The week of AWP I got a Facebook memory notification of an update from six years earlier. In a status update I had written: “Cynthia is going to class at UCLA Extension before she get any dumber.” (Typo on purpose I hope).
I was on my way to my first creative writing class downtown when I had posted that and the memory popped up on my phone right as I was headed up to AWP. I’ve never really known what this blog is supposed to be about but I like the idea of it being a place to chart some sort of formation. Becoming a grown-up. Becoming a writer. Each tiny step forward and all the delays.
If the 26-year-old girl driving to her first writing class could have flashed forward and glimpsed at the unpublished 32-year-old on her way to AWP–let’s be real–she probably would have been disappointed. Six years? No book? WTF?
It made me think of that quote from Joan Dideon’s essay “On Keeping A Notebook”:
“I think we are well advised to keep on nodding terms with the people we used to be, whether we find them attractive company or not.
…We forget all too soon the things we thought we could never forget. We forget the loves and the betrayals alike, forget what we whispered and what we screamed, forget who we were. I have already lost touch with a couple of people I used to be; …”
It’s hard to imagine what the 38-year old me is going to hate about the 32-year old writing this post but at least she’ll have this notebook to fuel the fire (or perhaps extinguish it).
I haven’t blogged in months because life has been busy. I started working on a travel/coffee table/photography book about DTLA with Yennie Cheung for En Ville Publishing. I have the 2nd Tongue & Groove OC show coming up. I started mentoring through WriteGirl. I spent December in Palm Desert and Virginia where I scrambled to make my annual reading goal, like most things in life I limped over the finish line.
But busy is good. This kind of busy is good.
So I wrote this article for Lit Central about my favorite author YouTube videos. For the article I also transcribed a few quotes from the videos. They were supposed to go with the article but they got lost in the shuffle so I’m going to post them here.
In between the quotes are doodles from lectures I recently attended at UCR’s residency Palm Desert. Here you go:
“…we know for a fact, totally verifiable, that in x number of years we’ll all be rotting corpses…we know it! Why are we so happy?…What’s weird is the habitual position of being okay with that…” – George Saunders (on finding wonderment in the mundane)
“As a general writing principal your job is to do something and then notice it and then adjust accordingly. And then notice the thing that you’ve done and adjust accordingly and then kind of rinse, lather, repeat a million times and then weirdly, in time, the story will adjust itself morally to be more fair.” –George Saunders (on balancing sympathy between characters in a story)
“There was a feeling of pushing it and forcing it, which to me is a big clue that’s it’s not working, and the better space is to be in is to feel like it’s messy but I’m interested.” -Amy Bender (on how she realized a novel wasn’t working)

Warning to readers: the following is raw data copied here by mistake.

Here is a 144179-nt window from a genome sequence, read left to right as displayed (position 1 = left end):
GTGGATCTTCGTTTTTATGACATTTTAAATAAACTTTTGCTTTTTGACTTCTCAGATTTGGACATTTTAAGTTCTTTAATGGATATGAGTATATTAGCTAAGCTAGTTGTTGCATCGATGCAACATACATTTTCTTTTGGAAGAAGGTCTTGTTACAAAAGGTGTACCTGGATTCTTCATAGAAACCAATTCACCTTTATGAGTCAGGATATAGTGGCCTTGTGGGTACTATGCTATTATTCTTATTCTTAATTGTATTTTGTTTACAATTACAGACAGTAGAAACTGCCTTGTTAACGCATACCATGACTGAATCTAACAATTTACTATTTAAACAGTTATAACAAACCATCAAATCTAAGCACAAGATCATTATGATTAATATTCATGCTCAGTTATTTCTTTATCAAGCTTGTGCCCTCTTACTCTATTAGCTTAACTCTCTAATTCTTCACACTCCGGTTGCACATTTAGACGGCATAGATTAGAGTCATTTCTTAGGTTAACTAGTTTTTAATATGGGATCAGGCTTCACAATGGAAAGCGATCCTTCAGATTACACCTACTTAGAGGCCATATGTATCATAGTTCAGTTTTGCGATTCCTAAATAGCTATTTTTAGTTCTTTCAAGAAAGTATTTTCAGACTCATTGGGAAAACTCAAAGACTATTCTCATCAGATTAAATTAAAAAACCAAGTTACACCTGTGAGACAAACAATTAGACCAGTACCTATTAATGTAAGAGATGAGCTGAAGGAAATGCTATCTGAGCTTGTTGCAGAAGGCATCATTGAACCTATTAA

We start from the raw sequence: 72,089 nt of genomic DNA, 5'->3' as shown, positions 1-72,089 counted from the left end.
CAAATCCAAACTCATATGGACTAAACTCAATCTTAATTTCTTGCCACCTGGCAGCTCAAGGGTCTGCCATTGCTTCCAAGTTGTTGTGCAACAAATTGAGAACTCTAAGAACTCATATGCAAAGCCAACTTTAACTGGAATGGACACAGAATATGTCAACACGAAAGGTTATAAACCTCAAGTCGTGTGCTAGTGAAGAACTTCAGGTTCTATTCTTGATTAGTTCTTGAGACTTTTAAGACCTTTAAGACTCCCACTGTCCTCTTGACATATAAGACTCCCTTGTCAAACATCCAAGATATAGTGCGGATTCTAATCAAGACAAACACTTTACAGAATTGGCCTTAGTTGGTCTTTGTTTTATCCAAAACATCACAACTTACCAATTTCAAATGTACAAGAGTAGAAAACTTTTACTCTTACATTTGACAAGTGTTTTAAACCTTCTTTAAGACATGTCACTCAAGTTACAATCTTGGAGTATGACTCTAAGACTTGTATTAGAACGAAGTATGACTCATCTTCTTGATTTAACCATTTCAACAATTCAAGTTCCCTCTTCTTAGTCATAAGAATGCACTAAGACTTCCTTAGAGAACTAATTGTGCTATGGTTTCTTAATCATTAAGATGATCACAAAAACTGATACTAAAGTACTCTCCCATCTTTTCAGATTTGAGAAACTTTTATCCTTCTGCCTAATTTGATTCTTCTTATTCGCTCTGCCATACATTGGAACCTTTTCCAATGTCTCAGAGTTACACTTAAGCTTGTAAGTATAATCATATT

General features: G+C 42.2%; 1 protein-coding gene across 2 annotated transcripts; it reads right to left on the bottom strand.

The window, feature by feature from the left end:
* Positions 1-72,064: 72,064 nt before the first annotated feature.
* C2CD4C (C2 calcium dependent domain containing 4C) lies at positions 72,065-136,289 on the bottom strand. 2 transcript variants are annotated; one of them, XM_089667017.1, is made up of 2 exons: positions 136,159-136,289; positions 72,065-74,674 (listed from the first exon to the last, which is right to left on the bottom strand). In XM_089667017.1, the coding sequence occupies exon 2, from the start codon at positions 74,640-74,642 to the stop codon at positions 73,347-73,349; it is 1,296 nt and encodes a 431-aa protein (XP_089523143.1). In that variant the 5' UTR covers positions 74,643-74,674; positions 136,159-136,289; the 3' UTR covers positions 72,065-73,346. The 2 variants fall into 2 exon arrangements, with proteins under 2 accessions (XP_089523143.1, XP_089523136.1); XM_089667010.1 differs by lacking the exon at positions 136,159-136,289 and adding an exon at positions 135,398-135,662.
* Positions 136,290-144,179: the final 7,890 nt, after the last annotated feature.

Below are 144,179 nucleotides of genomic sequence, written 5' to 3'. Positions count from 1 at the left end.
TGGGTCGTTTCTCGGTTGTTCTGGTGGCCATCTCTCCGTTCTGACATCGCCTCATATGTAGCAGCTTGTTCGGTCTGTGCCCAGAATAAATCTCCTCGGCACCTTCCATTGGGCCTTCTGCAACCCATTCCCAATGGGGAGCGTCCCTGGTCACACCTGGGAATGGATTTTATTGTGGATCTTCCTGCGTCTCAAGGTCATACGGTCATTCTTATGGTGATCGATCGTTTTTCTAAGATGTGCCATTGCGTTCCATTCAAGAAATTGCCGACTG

“I’m very much interested in how we use local phenomena to access larger things…I always use the same example: Melville ain’t just talking about whalers…”-Junot Diaz (on how his characters discussing their Dominican-ness is a shorthand for larger issues)
“I think people experience time differently. I tried to make a case in this book that women experience it differently then men…we have a different biology and it moves in a different way and that’s the bottom line…it doesn’t mean that things need to be set-up in an inferior way for women but that biological time piece within us is real and it is different then it is for men…The existence of a thing called menopause, which is like an enormous lighted sign saying things are ending, never happens to men, which I think is a great advantage for women and a disaster for men because they don’t notice and then they’re 65 and their girl is 22 and it’s all a shock to them. It’s good to have some warning.” -Zadie Smith (on replicating how we experience time within a novel)
And just for fun here are some of my favorite George Carlin quotes (totally unrelated):
“The very existence of flamethrowers proves that sometime, somewhere, someone said to themselves, ‘You know, I want to set those people over there on fire, but I’m just not close enough to get the job done.”
“Isn’t it a bit unnerving that doctors call what they do “practice”?”
“Give a man a fish and he will eat for a day. Teach him how to fish, and he will sit in a boat and drink beer all day. ”
“The caterpillar does all the work, but the butterfly gets all the publicity.”
“If four out of five people SUFFER from diarrhea…does that mean that one enjoys it?”
Last month I went to my first Vermin on the Mount reading in San Diego. It was excellent. Now that I’m trying to curate a reading series I’m really interested in how each creator/host puts their own spin on it and this one definitely had its own vibe, like how Dirty Laundry Lit has its own distinct vibe. I learned a new phrase: Mexi-goth (courtesy of Lizz Huerta). Now I want to live San Diego.
My friend Maggie met Vermin creator Jim Ruland that night (author of “Forest of Fortune”) and he tagged her in this blog tour. Then she tagged me. Here are my answers. Scroll to the bottom to see who I tagged!
1) What are you working on?
I’m working on a linked short story collection called “Torches In The Ashtray.” The stories revolve around characters who have all had their early adulthood disrupted in some way. Unplanned parenthood, mental disorders, sobriety, etc. It’s not as heavy as it sounds–I’m still learning how to talk about my book, it still feels awkward.